Dr. Warrick L. Carter, music educator, composer, performer, executive and college president, passed at the age of 75 at his residence in Sanford, Florida on July 15 after a brief illness.
Warrick L. Carter was born on May 6, 1942 in Charlottesville, Virginia. Warrick’s love for music became evident at a very early age when his mother introduced him to the piano, and enrolled him and his brothers in the church choir.
He attended Tennessee State University, graduating with a Bachelor of Science degree. Carter participated in the university’s marching band and pledged Kappa Alpha Psi Fraternity. He continued his fraternity membership, earning a lifetime membership pin. He earned a master’s degree in music in 1966 and a Ph.D. in Music Education in 1971, both from Michigan State University. His first job after college was as an instrumental music instructor and band director at Alton Park Junior High School in Chattanooga, TN.
Carter continued educational pursuits and advanced studies in percussion at the Blair Academy of Music in Nashville. Not only did he develop his percussionist skills through educational channels, he sharpened his playing skills through his love for jazz, playing in Nashville nightspots.
Carter’s prolific career touched nearly every aspect of the music, education and entertainment sectors. Over time he held many teaching and administrative positions, including time spent at the University of Maryland, Eastern Shore, and Berklee College of Music in Boston. He was director of arts at Walt Disney Entertainment in Orlando, FL for four years, where he managed a $40 million budget.
Locally, Carter accepted a professorship of music and was chairman of the division of fine and performing arts at Governors State University. While there he established the Governors State University Jazz Band.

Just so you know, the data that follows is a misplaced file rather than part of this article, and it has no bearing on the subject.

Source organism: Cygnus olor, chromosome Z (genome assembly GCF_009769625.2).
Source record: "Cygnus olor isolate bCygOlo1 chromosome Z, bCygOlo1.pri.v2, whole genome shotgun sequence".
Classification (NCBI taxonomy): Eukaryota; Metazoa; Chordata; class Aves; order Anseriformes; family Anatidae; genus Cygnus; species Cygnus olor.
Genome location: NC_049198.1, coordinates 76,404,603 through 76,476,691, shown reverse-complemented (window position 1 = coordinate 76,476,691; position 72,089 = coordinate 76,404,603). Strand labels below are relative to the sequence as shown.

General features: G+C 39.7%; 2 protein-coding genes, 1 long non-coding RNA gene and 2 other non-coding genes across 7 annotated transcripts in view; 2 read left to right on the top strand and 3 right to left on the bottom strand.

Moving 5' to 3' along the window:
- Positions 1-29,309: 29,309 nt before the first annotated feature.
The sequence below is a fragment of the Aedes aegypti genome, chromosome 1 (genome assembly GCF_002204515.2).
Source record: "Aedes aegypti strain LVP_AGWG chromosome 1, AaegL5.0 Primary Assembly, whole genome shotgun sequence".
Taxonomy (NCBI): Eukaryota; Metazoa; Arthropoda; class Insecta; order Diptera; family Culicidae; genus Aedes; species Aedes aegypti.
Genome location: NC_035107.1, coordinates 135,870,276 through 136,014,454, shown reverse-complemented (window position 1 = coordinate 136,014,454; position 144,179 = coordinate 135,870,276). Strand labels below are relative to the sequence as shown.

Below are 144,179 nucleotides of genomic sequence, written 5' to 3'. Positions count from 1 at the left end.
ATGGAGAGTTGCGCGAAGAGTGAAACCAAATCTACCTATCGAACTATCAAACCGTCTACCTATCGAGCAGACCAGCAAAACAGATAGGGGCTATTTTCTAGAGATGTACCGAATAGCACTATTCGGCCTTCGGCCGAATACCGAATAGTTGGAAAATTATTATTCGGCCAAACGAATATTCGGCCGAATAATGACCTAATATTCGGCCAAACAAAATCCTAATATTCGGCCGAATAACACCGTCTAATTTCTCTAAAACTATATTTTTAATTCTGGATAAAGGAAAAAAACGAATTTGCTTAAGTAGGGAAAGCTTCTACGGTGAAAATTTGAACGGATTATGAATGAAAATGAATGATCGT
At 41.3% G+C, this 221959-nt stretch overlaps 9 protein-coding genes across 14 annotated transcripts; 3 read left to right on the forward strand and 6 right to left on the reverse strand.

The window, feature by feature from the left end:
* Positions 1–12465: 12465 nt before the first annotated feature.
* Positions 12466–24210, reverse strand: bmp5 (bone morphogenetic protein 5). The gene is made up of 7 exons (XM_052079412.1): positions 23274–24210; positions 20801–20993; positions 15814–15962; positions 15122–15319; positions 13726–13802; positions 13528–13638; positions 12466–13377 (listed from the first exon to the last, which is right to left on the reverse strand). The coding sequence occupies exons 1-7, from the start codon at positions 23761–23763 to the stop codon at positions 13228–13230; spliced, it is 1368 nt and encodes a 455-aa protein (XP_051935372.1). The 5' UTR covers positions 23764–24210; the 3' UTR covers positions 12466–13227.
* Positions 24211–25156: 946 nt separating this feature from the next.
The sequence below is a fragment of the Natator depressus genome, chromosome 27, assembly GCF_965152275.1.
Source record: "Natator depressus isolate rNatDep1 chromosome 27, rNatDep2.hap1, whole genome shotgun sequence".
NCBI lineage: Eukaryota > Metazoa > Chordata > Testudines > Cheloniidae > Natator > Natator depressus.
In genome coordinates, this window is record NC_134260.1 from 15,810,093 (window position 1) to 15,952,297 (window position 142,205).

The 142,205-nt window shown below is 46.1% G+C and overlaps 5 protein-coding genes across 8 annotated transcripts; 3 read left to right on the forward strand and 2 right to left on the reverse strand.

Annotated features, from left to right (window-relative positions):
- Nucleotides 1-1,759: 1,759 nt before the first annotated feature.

In 2000, Dr. Carter became the first African American president at Columbia College Chicago, a higher education institution focusing on arts, communications, and public information. He managed an operating budget of more than $220 million during his 13-year tenure as president. Over his presidency the college saw a 25% rise in enrollment.
Throughout his distinguished career Carter acquired a national and international reputation, receiving many appointments and awards. He consulted with non-profit organizations on music education and minority issues in the arts, and lectured and published on the arts, music education, jazz and African American music history. He performed with several noted jazz artists including Natalie Cole, George Benson, Dizzy Gillespie, Quincy Jones, and Wynton Marsalis.
Dr. Warrick L. Carter is survived by his wife Laurel; daughter Keisha Noel and son-in-law Daniel Noel; grandchildren Warrick Carter Noel and Ellison Ann Noel; brothers Charles and Orlanda Carter; and two special friends, Dr. Eric Winston and Dr. Robert Harris.
A memorial service for Dr. Carter will be held in Chicago in the fall.